|You’ve come close to winning at Pocono the last several years. Have you improved there over the years?
“I think I’ve been a bit inconsistent or streaky there over the years. Started off early in my career with some top-five finishes and then went through a stretch where we weren’t very good. Lately, we’ve certainly been better there and I’ve had some second-place finishes and third-place finishes, so I feel like I’ve figured it out better there lately. With the way our cars at JGR have been overall, I’m very optimistic that we could score a victory there this weekend or, if not, when we come back later in the summer with our M&M’S 75th Anniversary Camry.”
Pocono is the most unique track on the circuit with three distinct corners. What’s the most difficult part of the track for you?
“The hardest part of the track, for me, is probably turn one, and then turn two is the second-hardest, and then turn three is the third-hardest – turn three, last year, because of the patch they laid down. We couldn’t go down low and get underneath somebody and get a run on them because, when you come off the corner, you’re 8 to 10 mph slower than the guy on your outside and they’re just going to blow right by you going down the straightaway.”
With you running out of fuel during your most recent trip there, does that enter your mind as you head back to Pocono?
“I think when you run well there and have a shot to win and you run out of fuel, when you head back there you still have the same mindset that you have a shot to win there just like we had a shot to win there last summer. I would definitely like to win a race there, and last year having such a good car I certainly have figured out how to drive the track, so eventually I think we’ll get that win there when you keep bringing back good cars like Adam (Stevens, crew chief) and the M&M’S guys have.”
Did the repaving of the track at Pocono change the racing at all there?
“I thought the racing there was kind of the same, not much different. It was a little bit harder to pass because, it seems like, when you’re out front in clean air, you have so much more of an advantage than being back in traffic than what it used to be – slightly, not much. To me, it was always a hard, tricky place, but it’s actually finally started becoming a two-lane racetrack in turn three. You could run the bottom and you could run the top with what we call ‘the grip strip.’ Now, it’s all grip, so it’s all back to the bottom again and you can’t really make much time up on the outside anymore. I know they had a pretty tough winter up there, so hopefully it weathered the surface even more and it widened the groove and we can put on some good racing there.”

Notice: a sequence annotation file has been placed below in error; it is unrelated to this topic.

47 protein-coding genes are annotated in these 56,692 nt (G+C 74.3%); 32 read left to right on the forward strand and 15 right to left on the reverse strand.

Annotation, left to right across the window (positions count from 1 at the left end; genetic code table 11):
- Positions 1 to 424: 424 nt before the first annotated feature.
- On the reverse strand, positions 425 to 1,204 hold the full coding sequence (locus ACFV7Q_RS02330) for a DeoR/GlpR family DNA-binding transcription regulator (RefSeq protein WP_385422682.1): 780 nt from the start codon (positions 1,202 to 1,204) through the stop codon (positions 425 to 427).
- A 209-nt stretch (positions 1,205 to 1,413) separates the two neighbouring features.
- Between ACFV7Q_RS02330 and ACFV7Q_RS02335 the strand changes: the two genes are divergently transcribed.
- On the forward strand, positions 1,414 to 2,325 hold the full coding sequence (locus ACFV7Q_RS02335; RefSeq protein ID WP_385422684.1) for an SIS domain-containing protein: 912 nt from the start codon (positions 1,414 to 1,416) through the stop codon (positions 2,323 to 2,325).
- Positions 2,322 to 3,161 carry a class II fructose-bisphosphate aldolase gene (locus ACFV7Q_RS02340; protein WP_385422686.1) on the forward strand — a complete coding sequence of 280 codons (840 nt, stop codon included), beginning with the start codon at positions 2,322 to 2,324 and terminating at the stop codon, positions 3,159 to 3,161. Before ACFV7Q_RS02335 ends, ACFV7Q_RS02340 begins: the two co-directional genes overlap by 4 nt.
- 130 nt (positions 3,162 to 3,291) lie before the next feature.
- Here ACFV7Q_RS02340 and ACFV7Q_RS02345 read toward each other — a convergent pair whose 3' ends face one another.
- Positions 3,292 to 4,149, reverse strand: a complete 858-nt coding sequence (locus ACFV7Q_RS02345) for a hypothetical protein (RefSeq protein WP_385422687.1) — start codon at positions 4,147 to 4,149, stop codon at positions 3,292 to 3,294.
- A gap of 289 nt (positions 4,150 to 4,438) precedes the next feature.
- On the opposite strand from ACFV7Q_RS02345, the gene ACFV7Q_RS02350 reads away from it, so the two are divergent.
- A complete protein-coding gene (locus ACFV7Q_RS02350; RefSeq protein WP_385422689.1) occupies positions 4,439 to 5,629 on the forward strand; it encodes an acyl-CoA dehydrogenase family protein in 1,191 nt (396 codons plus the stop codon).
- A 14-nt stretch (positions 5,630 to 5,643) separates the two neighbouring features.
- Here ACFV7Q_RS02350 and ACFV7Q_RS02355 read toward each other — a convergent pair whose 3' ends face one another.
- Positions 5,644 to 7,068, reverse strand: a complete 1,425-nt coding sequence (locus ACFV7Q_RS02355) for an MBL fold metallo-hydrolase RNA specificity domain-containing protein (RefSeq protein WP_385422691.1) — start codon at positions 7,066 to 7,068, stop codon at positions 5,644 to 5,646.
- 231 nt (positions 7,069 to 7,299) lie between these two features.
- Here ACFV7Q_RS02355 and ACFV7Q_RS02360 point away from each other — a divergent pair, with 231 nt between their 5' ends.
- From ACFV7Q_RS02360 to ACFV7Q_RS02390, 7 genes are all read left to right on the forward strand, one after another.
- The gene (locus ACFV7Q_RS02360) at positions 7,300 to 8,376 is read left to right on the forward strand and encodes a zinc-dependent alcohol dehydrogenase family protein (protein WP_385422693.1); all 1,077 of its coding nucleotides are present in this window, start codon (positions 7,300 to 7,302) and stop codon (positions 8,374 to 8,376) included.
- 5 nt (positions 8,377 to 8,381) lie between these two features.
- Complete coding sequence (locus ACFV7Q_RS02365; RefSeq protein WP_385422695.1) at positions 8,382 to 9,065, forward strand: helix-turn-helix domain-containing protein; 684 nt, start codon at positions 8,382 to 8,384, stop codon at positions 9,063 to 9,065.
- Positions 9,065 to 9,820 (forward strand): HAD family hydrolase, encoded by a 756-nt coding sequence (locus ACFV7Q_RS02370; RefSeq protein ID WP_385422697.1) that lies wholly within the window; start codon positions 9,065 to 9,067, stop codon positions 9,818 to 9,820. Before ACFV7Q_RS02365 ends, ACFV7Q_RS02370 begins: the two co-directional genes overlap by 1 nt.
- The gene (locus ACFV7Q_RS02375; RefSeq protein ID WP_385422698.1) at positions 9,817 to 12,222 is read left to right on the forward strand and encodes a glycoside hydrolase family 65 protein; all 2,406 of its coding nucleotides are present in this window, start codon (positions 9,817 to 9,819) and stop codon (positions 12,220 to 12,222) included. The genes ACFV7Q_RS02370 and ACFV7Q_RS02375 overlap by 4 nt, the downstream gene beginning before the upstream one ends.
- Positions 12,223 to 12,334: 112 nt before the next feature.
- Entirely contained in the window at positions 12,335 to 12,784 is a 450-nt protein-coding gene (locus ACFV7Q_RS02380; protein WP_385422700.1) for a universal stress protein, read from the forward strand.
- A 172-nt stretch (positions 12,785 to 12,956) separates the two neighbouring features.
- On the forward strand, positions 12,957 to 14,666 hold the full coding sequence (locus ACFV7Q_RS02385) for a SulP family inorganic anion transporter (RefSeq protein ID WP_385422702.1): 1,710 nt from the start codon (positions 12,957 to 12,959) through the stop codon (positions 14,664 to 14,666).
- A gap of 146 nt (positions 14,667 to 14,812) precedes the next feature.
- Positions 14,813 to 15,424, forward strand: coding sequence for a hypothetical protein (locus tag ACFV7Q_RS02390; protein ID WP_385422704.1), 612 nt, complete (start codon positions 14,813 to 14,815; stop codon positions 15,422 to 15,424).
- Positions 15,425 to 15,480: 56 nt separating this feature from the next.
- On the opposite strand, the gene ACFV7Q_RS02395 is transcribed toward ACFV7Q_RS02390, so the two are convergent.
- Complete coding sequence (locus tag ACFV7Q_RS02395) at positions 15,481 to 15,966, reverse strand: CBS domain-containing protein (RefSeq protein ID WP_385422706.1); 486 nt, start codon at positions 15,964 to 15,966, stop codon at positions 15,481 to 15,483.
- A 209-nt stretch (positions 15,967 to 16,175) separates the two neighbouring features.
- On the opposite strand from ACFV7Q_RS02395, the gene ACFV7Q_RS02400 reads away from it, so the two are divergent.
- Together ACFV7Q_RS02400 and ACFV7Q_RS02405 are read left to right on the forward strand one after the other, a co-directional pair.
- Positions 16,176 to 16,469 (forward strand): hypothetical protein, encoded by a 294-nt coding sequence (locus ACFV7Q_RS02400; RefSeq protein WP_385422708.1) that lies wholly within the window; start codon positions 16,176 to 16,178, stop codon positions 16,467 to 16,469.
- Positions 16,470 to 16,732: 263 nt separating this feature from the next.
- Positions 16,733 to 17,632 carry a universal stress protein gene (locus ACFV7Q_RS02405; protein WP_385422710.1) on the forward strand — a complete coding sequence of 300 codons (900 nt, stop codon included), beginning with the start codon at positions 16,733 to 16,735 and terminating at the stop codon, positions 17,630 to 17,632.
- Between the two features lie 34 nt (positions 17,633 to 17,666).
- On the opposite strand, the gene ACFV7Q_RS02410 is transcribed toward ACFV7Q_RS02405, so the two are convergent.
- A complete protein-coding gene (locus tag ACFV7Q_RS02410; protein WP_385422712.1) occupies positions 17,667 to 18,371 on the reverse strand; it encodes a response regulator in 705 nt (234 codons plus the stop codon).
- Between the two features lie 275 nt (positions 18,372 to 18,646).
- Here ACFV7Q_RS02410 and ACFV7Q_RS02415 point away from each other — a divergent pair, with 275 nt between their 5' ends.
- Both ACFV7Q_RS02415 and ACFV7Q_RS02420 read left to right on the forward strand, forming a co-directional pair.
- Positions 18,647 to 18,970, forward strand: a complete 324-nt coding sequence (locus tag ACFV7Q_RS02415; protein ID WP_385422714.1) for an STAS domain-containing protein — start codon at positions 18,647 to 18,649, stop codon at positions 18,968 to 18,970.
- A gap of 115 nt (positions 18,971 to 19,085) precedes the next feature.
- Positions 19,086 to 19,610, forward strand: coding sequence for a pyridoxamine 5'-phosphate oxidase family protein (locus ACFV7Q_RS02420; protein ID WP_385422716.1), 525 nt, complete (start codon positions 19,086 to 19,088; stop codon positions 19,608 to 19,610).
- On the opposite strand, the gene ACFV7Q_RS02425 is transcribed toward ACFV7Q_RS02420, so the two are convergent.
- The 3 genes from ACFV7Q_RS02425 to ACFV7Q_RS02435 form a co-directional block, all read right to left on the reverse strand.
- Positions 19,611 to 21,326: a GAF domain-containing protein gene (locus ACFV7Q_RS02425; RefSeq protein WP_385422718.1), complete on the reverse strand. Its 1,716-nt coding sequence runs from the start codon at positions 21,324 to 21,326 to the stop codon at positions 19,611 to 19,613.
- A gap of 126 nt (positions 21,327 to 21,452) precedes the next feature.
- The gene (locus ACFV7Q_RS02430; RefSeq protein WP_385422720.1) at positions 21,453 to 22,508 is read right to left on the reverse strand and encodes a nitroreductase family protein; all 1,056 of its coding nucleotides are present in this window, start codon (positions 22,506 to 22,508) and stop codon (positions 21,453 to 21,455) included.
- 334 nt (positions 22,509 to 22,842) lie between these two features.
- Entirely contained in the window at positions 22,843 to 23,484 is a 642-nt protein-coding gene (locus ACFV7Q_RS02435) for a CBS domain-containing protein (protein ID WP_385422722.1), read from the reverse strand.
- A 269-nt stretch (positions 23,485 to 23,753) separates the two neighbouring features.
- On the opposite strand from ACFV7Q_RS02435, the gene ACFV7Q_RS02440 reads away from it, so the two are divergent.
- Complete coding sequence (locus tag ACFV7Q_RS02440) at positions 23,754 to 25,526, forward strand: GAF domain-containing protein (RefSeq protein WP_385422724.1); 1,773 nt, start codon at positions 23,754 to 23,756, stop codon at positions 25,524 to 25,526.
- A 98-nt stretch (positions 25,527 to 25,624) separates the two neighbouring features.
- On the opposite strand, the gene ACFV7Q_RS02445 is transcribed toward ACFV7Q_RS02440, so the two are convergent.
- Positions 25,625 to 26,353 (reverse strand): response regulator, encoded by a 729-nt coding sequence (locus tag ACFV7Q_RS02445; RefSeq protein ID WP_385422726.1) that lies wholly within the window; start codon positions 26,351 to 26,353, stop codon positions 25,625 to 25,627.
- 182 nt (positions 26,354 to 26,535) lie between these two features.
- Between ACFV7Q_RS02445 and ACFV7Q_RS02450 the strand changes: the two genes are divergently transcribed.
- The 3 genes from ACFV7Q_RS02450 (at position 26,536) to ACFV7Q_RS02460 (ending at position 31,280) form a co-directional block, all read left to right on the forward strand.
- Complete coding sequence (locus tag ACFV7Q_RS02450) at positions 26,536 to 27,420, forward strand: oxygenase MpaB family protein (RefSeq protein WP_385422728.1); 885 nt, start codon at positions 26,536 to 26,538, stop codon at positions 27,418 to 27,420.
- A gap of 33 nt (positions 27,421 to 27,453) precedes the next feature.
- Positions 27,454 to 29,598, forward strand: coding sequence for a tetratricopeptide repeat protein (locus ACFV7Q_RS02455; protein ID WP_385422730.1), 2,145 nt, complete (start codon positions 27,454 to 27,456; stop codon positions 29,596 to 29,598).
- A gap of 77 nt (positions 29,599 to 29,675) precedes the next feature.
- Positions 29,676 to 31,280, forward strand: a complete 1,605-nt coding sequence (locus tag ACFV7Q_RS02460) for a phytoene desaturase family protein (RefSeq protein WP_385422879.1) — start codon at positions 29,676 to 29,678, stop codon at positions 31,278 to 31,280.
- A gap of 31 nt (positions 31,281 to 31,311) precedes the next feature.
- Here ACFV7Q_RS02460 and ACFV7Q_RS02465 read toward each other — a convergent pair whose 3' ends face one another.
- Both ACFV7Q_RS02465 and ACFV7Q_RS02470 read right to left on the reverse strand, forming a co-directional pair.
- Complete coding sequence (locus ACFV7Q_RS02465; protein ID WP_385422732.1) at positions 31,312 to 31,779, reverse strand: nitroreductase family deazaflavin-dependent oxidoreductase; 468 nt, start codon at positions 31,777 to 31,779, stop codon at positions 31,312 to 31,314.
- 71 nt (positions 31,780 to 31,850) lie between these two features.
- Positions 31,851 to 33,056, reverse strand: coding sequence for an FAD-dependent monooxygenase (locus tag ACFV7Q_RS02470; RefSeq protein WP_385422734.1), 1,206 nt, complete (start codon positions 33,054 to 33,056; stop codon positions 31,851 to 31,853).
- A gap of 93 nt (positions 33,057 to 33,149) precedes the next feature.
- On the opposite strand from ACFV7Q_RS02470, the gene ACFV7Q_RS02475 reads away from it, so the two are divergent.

Since the track is unique, where is the best place to make a pass at Pocono?
“Most of your passing is going to be done probably through turn one and off of turn one and getting into turn two, and if somebody can get a good run off of turn two, get back up high and get in line to get on that patch, getting into turn three. Besides that, in turn one, we just can’t get the cars to turn down there because there’s so much load on the bump stops from going 210 mph down the front straightaway and then trying to slow it down to about a ‘buck-40’ (140 mph). Turn two is kind of bumpy and kind of rough. There are different areas where you’ve got to maneuver through the tunnel turn to get your car right. If you miss it just by a little bit, you tend to knock the wall down off the corner, so it’s tight.”